Inspired by places: From The Road at Eleven Gallery
Eleven Fine Art gallery is currently hosting From the Road – a group exhibition exploring artists’ relationships with their location and environments. The locations include London, Havana, Iceland, Holland and more and the artists are:
Rob Carter, Harry Cory Wright, Rick Giles, Ken Griffiths, Paul Hill, Jane Hilton, Josef Hoflehner, Peter Newman, Sam Pelly, Wim Wenders and David Yarrow.
You can see my favourite images in this blog post but I would definitely recommend going to the gallery in person – Rob Carter’s Tulip Fields manages to look almost three dimensional with its ribbons of colour and you can’t get that effect from looking at this image on the screen.
In case you were wondering, he created the photo using a rotating lens, rather than travelling at hundreds of miles an hour.
Rick Giles’ photo was the one which made me visit the exhibition in the first place. It reminds me of the beautiful Per Pulverum Ad Astrum series by Eva Stenram where she created negatives from NASA images of Mars and then left them around her flat to collect scratches and dust.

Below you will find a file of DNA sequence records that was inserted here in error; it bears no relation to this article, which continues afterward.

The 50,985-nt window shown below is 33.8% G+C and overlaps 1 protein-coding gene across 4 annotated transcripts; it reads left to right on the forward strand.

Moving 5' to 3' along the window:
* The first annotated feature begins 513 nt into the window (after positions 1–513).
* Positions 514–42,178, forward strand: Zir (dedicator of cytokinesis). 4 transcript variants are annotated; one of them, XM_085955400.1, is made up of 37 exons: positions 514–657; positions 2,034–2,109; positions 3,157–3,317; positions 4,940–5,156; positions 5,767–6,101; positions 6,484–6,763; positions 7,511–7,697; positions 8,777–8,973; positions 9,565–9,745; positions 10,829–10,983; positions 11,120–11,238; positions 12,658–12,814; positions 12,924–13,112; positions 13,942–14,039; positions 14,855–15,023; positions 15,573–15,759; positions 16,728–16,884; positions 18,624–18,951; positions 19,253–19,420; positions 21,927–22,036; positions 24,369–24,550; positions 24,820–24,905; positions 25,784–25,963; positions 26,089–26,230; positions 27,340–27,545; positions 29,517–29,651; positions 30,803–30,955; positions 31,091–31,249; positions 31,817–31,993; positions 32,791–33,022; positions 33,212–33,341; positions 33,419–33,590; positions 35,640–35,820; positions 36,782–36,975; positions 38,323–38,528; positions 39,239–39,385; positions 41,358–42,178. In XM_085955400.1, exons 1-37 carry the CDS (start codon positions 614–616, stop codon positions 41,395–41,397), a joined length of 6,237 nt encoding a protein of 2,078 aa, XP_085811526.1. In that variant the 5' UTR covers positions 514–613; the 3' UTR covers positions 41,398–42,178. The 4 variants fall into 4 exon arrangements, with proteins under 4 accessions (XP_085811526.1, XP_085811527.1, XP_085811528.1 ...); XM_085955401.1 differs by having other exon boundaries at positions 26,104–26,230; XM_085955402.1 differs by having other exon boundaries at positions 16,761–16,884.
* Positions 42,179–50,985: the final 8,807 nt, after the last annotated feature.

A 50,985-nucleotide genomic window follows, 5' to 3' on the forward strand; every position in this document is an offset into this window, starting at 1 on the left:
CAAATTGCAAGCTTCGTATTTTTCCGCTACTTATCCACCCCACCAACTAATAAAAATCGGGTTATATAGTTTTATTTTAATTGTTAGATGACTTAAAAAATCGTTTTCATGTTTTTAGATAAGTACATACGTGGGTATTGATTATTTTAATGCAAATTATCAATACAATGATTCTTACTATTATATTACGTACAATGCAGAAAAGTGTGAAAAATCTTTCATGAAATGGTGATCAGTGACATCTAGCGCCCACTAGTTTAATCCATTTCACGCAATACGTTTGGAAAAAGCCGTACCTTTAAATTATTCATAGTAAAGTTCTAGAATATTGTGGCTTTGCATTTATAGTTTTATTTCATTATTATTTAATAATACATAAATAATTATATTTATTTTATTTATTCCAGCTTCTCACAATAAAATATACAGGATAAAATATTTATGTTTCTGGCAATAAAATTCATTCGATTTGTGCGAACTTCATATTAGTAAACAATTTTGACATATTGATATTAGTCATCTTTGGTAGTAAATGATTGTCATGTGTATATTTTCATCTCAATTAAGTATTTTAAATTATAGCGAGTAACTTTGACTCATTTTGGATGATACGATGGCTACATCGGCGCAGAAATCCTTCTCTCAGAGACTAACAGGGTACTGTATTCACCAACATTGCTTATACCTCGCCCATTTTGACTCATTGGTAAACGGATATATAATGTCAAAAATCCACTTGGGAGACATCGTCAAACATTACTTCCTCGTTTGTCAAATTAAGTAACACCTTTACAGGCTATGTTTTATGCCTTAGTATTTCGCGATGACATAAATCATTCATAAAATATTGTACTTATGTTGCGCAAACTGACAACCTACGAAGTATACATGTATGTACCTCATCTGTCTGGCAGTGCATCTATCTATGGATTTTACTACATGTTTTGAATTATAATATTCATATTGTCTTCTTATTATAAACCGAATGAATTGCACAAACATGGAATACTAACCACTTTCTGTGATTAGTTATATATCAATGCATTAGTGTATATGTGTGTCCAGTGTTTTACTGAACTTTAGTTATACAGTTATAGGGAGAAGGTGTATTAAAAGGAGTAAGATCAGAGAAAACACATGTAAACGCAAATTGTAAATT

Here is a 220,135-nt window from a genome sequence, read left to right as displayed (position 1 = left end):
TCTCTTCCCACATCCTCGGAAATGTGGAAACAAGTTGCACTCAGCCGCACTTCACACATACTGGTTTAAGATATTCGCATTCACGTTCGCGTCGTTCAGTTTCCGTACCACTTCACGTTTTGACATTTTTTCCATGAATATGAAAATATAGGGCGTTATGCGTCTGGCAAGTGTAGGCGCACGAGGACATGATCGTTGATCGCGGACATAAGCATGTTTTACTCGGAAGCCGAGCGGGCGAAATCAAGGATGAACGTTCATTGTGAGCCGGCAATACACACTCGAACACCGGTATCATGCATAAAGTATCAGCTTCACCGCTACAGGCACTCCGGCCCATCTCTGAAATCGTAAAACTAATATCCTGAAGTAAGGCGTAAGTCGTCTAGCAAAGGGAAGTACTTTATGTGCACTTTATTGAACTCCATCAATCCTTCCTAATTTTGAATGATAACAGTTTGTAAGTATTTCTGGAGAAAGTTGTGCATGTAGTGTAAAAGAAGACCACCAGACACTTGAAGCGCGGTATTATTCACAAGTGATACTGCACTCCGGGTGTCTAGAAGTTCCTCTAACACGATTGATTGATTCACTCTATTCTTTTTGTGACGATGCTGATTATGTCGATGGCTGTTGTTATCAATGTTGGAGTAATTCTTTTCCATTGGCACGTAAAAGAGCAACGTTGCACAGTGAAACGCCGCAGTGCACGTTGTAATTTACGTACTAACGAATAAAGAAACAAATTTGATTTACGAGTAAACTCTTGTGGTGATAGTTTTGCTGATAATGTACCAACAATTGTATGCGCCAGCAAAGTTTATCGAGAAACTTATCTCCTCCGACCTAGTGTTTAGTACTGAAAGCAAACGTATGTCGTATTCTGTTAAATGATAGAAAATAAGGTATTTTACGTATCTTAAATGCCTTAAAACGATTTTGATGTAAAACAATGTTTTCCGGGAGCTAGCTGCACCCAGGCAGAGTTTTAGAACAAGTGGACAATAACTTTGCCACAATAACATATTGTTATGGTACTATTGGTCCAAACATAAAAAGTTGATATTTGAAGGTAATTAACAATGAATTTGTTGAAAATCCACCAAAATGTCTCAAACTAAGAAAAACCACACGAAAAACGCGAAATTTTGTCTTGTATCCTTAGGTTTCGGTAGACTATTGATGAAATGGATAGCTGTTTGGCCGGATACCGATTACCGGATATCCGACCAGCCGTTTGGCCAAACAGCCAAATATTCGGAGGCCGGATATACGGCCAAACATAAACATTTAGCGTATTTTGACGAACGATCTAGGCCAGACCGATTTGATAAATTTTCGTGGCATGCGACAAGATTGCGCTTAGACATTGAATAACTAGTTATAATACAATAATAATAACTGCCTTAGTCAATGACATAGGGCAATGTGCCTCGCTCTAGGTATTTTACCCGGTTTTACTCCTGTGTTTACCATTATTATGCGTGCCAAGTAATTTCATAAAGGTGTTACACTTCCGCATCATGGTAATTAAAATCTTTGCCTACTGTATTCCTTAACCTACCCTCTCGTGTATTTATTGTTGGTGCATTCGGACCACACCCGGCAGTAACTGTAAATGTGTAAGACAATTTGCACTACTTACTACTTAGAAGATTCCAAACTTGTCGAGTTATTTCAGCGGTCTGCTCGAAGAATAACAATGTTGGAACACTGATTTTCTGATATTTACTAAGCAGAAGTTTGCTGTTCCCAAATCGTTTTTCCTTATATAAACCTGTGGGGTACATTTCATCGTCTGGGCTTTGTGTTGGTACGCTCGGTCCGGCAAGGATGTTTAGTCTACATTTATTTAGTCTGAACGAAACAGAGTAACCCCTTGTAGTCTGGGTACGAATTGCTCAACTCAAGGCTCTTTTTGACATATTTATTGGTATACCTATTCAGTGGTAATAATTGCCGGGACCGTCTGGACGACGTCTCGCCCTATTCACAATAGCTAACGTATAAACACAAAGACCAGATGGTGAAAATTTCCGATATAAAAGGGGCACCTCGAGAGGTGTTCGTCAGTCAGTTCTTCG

Peter Newman’s piece made use of a vintage wide angle lens attached to a digital camera with great results. The image is called St Mary Axe (after the street which contains the Gherkin – 30 St Mary Axe) and illustrates something I’ve noticed about images of London – namely that the Gherkin seems to be gradually coming to the fore as a symbol of modern London, usurping things like the Houses of Parliament and Big Ben and the London Eye. Perhaps that’s because while tourists still flock to see the traditional skyline pieces, those of us who live and work in London tend not to go to those areas and we become used to very different landmarks?
From the Road, until 17 March, Eleven Fine Art (SW1W 9LX)